Western Holocaust commemorations have a peculiar uniformity to them. They speak of Nazism as a warning against intolerance and chauvinism; they frame the genocide as a single event with a clear beginning and end that for all its cataclysmic scope and impact was nevertheless short-lived.
This way of remembering is a tragedy in its own right. It downplays a long history of persecution, ignores the Holocaust’s deeper roots in favor of the emotional salve of simplistic moral lessons, and detaches the specific gas chambers and killing fields from a broader history of which they are an apotheosis, not an aberration.
There is a more Jewish telling of the Holocaust, one that notices that the 20th century was already among the bloodiest periods in Jewish history before the start of the genocide, that includes the flight of millions of Jews out of Europe and the way those who remained were delivered into the Nazi embrace by Western immigration quotas. It is a version of the story that begins not in 1939 or 1941, but in 1880.
Jews began their mass flight from Europe following the assassination of Czar Alexander II in 1881, an event that sparked mass popular pogroms in the Russian Empire and saw new laws enacted against its already oppressed Jewish subjects. These pressures from above and below slowly increased, culminating in the massacres of the Russian Civil War of 1918-21, which claimed the lives of well over 100,000 Jews.
Most of the Jews who fled westward in the six decades that preceded the Holocaust went to the United States. Their story is often swallowed up in the larger tale of American immigration, of millions of other Europeans who sought a new life and new opportunities in America. But the Jews were not like the Poles, Italians or Germans who arrived with them in New York harbor.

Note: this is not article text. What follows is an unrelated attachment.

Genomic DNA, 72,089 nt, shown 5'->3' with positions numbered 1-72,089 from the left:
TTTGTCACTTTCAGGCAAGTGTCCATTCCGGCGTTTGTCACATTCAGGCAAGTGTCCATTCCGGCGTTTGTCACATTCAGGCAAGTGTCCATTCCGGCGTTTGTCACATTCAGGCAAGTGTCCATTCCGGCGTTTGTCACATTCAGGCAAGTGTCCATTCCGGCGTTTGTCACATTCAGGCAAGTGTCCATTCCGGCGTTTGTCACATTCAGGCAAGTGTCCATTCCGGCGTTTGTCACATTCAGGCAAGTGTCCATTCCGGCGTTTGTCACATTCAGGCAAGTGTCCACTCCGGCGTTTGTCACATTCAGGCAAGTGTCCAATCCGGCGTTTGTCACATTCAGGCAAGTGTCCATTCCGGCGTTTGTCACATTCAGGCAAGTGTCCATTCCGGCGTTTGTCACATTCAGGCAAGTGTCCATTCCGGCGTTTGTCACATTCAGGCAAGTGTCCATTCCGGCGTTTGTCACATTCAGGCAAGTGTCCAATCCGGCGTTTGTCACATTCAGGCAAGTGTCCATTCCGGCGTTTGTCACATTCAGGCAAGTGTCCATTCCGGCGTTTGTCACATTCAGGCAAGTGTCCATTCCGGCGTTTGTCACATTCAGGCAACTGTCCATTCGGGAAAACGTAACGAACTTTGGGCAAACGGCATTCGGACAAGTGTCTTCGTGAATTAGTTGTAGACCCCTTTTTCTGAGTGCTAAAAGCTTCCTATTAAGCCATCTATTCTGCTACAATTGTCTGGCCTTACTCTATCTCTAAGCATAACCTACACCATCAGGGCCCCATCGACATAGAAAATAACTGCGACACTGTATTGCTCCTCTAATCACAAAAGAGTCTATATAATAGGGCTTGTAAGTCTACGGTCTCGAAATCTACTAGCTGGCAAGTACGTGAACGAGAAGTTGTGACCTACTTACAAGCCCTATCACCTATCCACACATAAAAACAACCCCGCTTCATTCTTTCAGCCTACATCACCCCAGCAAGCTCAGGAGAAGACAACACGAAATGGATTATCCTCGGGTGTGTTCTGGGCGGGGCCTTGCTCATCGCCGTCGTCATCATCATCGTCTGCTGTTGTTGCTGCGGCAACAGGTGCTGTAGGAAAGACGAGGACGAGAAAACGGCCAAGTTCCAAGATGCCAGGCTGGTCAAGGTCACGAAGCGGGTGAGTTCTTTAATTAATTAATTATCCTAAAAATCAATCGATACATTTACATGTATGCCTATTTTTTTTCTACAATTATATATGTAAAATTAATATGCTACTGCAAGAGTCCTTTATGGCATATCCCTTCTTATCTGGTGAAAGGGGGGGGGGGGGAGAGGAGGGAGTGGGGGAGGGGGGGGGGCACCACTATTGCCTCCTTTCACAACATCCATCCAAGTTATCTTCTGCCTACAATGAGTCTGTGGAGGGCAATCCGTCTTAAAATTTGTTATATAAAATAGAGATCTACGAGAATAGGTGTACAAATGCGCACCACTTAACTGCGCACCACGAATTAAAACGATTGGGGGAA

Polish or German families sent their young men ahead of the family to establish themselves and make the family’s arrival more comfortable. Italians who found the immigrant life too difficult returned to their home country in large numbers.
But Jews behaved differently. Once they decided to leave, they sold everything, boarded ships and arrived on America’s shores as whole families. They knew they would not be returning.
During the Panic of 1907, 300,000 Italian immigrants returned home to Italy. What would have happened, British Jewish author Israel Zangwill asked in 1908, if 300,000 Jews were to do the same?
“What home does the Jew have to return to? He has burned all his bridges. Often he was made to flee without a passport. He cannot return,” Zangwill said in a speech in London cited in German historian Gotz Aly’s book Europe Against the Jews.
This was no idle comment. European immigrants returned to their home countries in huge numbers between 1908 and 1925: 57% of Italians, 40% of Poles, 64% of Hungarians, 67% of Romanians and 55% of Russians.
Among Jews, the figure was just 5%.
The Jews stuck it out in America through thick and thin, prosperity and recession. Other immigrants were seeking a better life; the Jews were running away.
In a 1908 pamphlet, the German author Eugene Doctor wrote about the antisemitic hatred driving the Jews westward and fretted that their mass arrival in America would spark an antisemitic wave in their new home. Jews, he lamented, “no longer knew where they should tread or lay their heads.”
If a solution to this Jewish quandary wasn’t found, he warned, the situation in the east would “come to a boil… One fine day, even this [situation] will be swept away, and all we’ll have will be the revival of the old refrain: ‘The Jew must be burned alive.’”
As the decades passed, Europe would slowly but steadily become uninhabitable to Jews. Between the antisemitic May Laws passed by the czar in 1882 and the Nuremberg Laws passed by the Nazis in 1935, many more European states implemented an ever-tightening regime of restrictions on Jewish work, citizenship and education that would keep Jews out of professions, universities, and ultimately entire countries.
In the summer of 1938, before any German occupier forced their hand, Poland passed a law stripping citizenship from any Jew who hadn’t lived in the country for the previous five years. The Nazis, fearful the move would leave them saddled with now-stateless Polish Jews, rounded up 17,000 of them living on German soil and drove them to the Polish border, where they lived in a kind of stateless limbo, refused entry to either Germany or Poland, until the start of the war.
During the standoff, Poland turned to Britain, the US and the League of Nations demanding that they offer new homes to the unwanted deportees. Poland’s deputy ambassador to London, Count Jan Balinski-Jundzill, warned of the terrible consequences that awaited the Jews if the West refused. Poland would have “only one way of solving the Jewish problem — persecution.”